The Nebraska Repertory Theatre and the Saint Louis Black Repertory Company continue to collaborate for real change at 6 p.m. Nov. 6 with “#realchange Baldwin and the American Theatre” happening online.
The event focuses on contributions to the American theatre by noted African-American playwright, novelist, essayist, poet and activist James Baldwin. Included is “A Conversation with Dick Cavett,” in which The Black Rep’s Ron Himes will talk with Dick Cavett about his historic 1969 interview with Baldwin, as well as discuss what he might ask Baldwin in 2020 about race in the current climate of the Black Lives Matter movement. The event is free and open to the public.
The evening also includes performance excerpts from Baldwin’s “Blues for Mister Charlie” and “The Amen Corner,” featuring The Black Rep’s Professional Acting Intern Company members Christian Kitchens, Theorri London, Brian McKinley, Jesmelia Williams and Christina Yancy. There will also be a panel, hosted by Himes, The Black Rep’s producing director, that includes panelists Michael Dinwiddie, associate professor of dramatic writing at New York University; Nkenge Friday, assistant vice chancellor for strategic initiatives at the University of Nebraska–Lincoln; Woodie King, Jr., founder and producing director of New Federal Theatre; and Jeffrey Q. McCune, Jr., associate professor of African and African American studies and women, gender, and sexuality studies at Washington University in St. Louis.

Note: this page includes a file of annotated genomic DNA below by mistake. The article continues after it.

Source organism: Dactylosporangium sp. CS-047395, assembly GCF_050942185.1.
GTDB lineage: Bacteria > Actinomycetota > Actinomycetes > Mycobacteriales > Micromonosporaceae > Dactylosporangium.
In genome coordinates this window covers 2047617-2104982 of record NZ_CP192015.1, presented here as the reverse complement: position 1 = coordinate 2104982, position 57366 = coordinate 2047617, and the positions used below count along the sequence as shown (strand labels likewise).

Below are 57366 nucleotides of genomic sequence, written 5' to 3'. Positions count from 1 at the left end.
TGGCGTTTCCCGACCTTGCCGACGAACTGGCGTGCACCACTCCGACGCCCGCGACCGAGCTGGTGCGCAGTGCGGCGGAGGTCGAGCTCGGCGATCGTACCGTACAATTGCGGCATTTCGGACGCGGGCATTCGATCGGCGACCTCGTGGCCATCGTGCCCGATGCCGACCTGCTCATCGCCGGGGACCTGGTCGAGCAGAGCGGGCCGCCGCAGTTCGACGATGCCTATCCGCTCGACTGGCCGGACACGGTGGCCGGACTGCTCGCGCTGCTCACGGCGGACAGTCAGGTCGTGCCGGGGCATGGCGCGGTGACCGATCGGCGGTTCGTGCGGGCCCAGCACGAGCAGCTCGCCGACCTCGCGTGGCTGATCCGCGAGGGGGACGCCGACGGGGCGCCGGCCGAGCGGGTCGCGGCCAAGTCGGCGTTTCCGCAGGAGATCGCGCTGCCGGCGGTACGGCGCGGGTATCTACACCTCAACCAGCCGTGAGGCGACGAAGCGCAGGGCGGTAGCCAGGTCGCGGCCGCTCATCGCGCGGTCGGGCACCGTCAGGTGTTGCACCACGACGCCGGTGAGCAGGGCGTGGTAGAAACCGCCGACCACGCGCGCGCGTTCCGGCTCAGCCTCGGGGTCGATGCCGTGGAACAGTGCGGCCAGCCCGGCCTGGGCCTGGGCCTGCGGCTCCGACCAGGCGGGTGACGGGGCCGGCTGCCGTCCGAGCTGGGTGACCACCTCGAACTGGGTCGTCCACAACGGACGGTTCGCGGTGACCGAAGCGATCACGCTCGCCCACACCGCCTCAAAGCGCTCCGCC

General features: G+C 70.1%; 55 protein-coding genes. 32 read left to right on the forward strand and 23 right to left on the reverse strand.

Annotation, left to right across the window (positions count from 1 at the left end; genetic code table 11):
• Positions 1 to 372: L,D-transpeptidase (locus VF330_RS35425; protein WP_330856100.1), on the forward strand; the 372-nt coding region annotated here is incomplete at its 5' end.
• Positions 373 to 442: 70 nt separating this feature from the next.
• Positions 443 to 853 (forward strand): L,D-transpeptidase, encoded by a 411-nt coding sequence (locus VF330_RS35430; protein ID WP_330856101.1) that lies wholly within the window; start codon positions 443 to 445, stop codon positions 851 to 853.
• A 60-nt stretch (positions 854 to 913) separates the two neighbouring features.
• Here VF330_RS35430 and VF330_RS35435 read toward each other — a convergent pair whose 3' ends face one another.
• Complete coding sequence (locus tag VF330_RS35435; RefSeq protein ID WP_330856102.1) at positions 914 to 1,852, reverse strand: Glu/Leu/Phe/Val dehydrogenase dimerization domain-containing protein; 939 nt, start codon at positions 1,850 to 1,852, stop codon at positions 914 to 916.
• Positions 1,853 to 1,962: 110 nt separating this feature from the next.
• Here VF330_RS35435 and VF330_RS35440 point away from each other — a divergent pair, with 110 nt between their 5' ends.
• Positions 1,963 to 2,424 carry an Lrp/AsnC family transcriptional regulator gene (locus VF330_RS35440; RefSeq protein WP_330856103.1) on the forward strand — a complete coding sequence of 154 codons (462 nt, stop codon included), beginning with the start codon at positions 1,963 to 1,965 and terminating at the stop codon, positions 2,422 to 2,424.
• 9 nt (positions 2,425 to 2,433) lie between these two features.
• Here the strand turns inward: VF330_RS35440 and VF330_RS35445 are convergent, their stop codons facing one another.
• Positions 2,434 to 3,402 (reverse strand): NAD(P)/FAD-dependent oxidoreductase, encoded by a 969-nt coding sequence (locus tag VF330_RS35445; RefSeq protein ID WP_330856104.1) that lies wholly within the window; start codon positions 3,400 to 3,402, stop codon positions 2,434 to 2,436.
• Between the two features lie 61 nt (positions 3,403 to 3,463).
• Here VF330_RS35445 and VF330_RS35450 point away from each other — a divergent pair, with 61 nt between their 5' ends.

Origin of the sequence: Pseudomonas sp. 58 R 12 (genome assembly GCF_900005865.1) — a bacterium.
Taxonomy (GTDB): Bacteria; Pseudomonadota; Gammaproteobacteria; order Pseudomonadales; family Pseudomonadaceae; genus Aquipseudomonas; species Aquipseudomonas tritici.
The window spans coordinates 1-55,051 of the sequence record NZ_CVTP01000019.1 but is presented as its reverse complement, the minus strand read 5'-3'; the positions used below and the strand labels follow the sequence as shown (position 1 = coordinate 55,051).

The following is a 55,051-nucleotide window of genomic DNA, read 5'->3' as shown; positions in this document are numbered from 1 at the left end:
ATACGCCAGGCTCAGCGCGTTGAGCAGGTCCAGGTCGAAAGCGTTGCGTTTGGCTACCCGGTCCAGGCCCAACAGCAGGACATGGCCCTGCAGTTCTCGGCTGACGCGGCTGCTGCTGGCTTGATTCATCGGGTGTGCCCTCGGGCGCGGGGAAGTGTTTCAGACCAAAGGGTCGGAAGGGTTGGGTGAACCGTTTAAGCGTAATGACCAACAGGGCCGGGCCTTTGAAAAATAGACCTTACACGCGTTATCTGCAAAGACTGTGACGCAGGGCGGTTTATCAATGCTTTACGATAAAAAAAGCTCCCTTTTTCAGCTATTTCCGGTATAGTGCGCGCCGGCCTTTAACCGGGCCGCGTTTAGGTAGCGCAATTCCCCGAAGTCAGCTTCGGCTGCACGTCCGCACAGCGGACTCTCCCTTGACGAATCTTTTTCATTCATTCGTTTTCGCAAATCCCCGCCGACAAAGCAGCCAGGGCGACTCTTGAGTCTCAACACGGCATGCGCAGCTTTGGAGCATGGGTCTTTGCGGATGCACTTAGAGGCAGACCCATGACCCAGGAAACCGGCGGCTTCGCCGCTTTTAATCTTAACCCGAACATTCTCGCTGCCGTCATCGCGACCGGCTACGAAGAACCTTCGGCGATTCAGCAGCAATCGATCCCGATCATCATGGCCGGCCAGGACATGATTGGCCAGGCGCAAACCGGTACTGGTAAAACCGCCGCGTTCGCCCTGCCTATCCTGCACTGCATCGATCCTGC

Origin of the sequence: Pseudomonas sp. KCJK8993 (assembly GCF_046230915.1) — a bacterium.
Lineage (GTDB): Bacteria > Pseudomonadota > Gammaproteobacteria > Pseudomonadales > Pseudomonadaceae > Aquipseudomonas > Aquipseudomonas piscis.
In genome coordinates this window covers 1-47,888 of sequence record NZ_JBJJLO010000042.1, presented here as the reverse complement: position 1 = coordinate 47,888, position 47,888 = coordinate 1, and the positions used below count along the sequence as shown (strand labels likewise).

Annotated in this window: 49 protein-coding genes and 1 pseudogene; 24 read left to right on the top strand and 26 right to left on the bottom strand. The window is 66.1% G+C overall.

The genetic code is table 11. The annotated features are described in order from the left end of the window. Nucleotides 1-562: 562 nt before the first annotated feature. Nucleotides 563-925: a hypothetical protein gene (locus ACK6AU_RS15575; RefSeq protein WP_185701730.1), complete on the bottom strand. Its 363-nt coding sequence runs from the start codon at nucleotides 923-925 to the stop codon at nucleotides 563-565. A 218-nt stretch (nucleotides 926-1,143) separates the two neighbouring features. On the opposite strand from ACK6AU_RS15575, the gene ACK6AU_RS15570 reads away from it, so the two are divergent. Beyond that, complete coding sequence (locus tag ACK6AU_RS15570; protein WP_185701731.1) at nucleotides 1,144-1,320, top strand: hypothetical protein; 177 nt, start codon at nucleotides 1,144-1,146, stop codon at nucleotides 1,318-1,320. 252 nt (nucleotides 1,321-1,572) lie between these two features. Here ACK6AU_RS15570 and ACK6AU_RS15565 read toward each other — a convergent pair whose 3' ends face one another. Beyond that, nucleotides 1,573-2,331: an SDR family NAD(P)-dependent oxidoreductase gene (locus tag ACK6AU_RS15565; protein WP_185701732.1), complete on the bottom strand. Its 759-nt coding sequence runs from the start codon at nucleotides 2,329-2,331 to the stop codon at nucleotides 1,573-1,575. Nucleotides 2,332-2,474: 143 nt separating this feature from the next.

The Nebraska Rep and The Black Rep launched a two-year partnership with “The Continuum: Civil Rights to Black Lives Matter” on Oct. 2. This partnership aims to bring about positive social change at the University of Nebraska–Lincoln and beyond.
“This collaboration with The Nebraska Rep and the Johnny Carson School of Theatre and Film is consistent with our mission to heighten the social, cultural and educational awareness of our audiences,” Himes said. “Our company was cast in the spirit of the Black Arts Movement, and our work has always addressed issues of social justice and disenfranchisement of the BIPOC (Black, indigenous and people of color) communities in America, then and now.”
“It is particularly important for current UNL students to know about Baldwin’s writing, his activism and his profound influence on the way we think about race today,” said Christina Kirk, Nebraska Rep’s executive director. “Baldwin’s life work is especially relevant to the current Black Lives Matter movement.”